Thursday, April 15, 2010

Knitted Womb

I saw this knitted womb on the website today. The subtitle on the website is "purls of wisdom." :)

The knitter, K Carroll, says, "Human anatomy is pretty amazing, but not always pretty. My interest in anatomy coupled with the Blythe dolls phenomenon somehow combined in my imagination to produce a cute, cuddly uterus doll."

Friday, April 9, 2010

Vaginal Birth Now Recommended for Babies in Breech Positions

This is year-old news, but I just found it today. It surprised me that this wasn't bigger news when the study was released... The Society of Obstetricians and Gynecologists of Canada has announced that c-sections are no longer recommended for breech babies!

An article at the Globe and Mail states that Canadian medical schools will now start training doctors to deliver breech babies, so that they can conform to the current guidelines:

Since 2000, C-sections have been the preferred method of delivery in breech births. Studies suggested that breached births were associated with an increased rate of complication when performed vaginally.

As a result, many medical schools have stopped training their physicians in breech vaginal delivery.

The problem now, according to Dr. Lalonde, is that there is a serious shortage of doctors to teach and perform these deliveries.

With the release of the new guidelines, the SOGC will launch a nationwide training program to ensure that doctors will be adequately prepared to offer vaginal breech births .

The new approach was prompted by a reassessment of earlier trials. It now appears that there is no difference in complication rates between vaginal and cesarean section deliveries in the case of breech births.

The article also references an organization called the Coalition for Breech Birth. Their stated purpose is to educate women about breech birth and to inform them that they have the option to choose to birth a breech baby vaginally, c-section is not the only option. “Educating women is our primary goal because it takes more than just a guideline change,” the coalition co-founder says.

Read more here:

If you're interested in seeing images of other breech positions that babies may take, check out this page:

Thursday, April 8, 2010

Odyssey Ends with Reunion of Haitian Baby and Parents

Four days after Haiti's earthquake, a 2-month-old baby girl was brought to a field hospital where CNN's senior medical field correspondent, Elizabeth Cohen, was stationed. She was able to follow the story of this baby from rescue to reunion.

I love that the doctor, when questioned about transporting the baby to America without state permission, said "I don't care what the state department cares about." Many lives, like baby Jenny's, were saved because people like Dr. Arthur Fournier did what was right.

Wednesday, April 7, 2010

Historic Breastfeeding Photo: The Mother

This is a black and white photograph of a painting by American painter, Gari Melchers, who lived from 1860 to 1932. The painting is signed by the artist. I imagine the original painting was in color. The Library of Congress calls this image, "The Mother." No other information is readily available.

This image at the Library of Congress website:

Apparently Gari Melchers painted many mother and child subjects. Among these, he is best known for his painting "Mother and Child" which is displayed at the Art Institute of Chicago.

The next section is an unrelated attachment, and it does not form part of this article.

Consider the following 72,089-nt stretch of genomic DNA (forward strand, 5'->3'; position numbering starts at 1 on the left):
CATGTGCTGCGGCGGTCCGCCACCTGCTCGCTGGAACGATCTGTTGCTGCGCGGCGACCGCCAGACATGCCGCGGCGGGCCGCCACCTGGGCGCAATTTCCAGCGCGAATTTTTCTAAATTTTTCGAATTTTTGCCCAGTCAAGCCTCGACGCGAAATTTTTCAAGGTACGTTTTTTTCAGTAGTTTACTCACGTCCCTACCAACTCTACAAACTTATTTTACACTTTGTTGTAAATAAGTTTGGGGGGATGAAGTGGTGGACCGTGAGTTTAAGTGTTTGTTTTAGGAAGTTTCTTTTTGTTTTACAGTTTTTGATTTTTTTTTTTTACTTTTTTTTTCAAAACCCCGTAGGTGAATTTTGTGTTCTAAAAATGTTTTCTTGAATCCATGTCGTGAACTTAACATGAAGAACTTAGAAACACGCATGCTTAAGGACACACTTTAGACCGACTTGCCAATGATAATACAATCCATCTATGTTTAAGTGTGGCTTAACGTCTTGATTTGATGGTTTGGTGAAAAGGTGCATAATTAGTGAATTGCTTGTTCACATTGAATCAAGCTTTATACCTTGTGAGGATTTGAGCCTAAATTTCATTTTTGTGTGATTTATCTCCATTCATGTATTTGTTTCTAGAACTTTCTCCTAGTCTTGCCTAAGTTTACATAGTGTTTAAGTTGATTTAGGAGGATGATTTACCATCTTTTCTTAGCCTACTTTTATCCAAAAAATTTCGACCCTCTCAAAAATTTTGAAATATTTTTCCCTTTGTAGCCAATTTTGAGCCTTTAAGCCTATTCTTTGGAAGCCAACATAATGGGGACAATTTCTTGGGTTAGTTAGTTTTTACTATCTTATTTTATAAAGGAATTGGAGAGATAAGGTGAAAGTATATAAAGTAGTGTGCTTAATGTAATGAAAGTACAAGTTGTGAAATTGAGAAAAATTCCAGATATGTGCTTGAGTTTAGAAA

Mother and Child, ca.1906, oil on canvas, gift of James Deering, Art Institute of Chicago.

"Melchers experienced occasional moments of genius, and that was unquestionably the case on the day he put brush to canvas to produce this universal image of motherhood. The mother's protective ardor, the lifelike naturalism of the baby and the directness of their gaze, strike a responsive chord with anyone who ever had a mother. "
- Joanna D. Catron, University of Mary Washington

Here is a very colorful example called Madonna of the Fields. It is on display at the Telfair Museum of Art in Savannah, Georgia.

Gari Melchers, Madonna of the Fields, c. 1895, gouache on canvas, 30 x 27 inches

"Madonna of the Fields appeared on the cover of the New York Evening Post Saturday Magazine in December of 1915. It is a classic example of one of Melchers' best-known and beloved themes, the Dutch mother and child.

The painting depicts a young mother seated in a bucolic village landscape, serenely nursing her baby while a young blond child cuddles close and gazes directly at the viewer through large blue eyes.Traces of pencil - elegant and subtle - enhance the gouache paint and invite the viewer for a close study that reveals Melchers' masterful touch. Stylistically, Madonna of the Fields illustrates Melchers' interest in Symbolism..." - Telfair Museum

Of these three examples, and the dozens of others I found online, the first is still my favorite. I would love to find a copy of the original image in color!

Tuesday, April 6, 2010

Japan Attempts to Spark Baby Boom... with Robot Babies?

What?!? I have no words for this...
"Graduate students in Japan are hoping an innovative new invention will help solve the country's fertility crisis. Meet Yotaro. He's a robot designed to give people the joys of parenting, without all the mess. And just a like a real baby, he reacts to stimuli, giggling and crying. The baby's reactions are projected onto a silicon balloon, which serves as his face. The students who invented the robot are hoping he will motivate young people to have children. Right now, Japan's birth rate is among the lowest in the world and could cause serious economic problems in the next decade." - MSNBC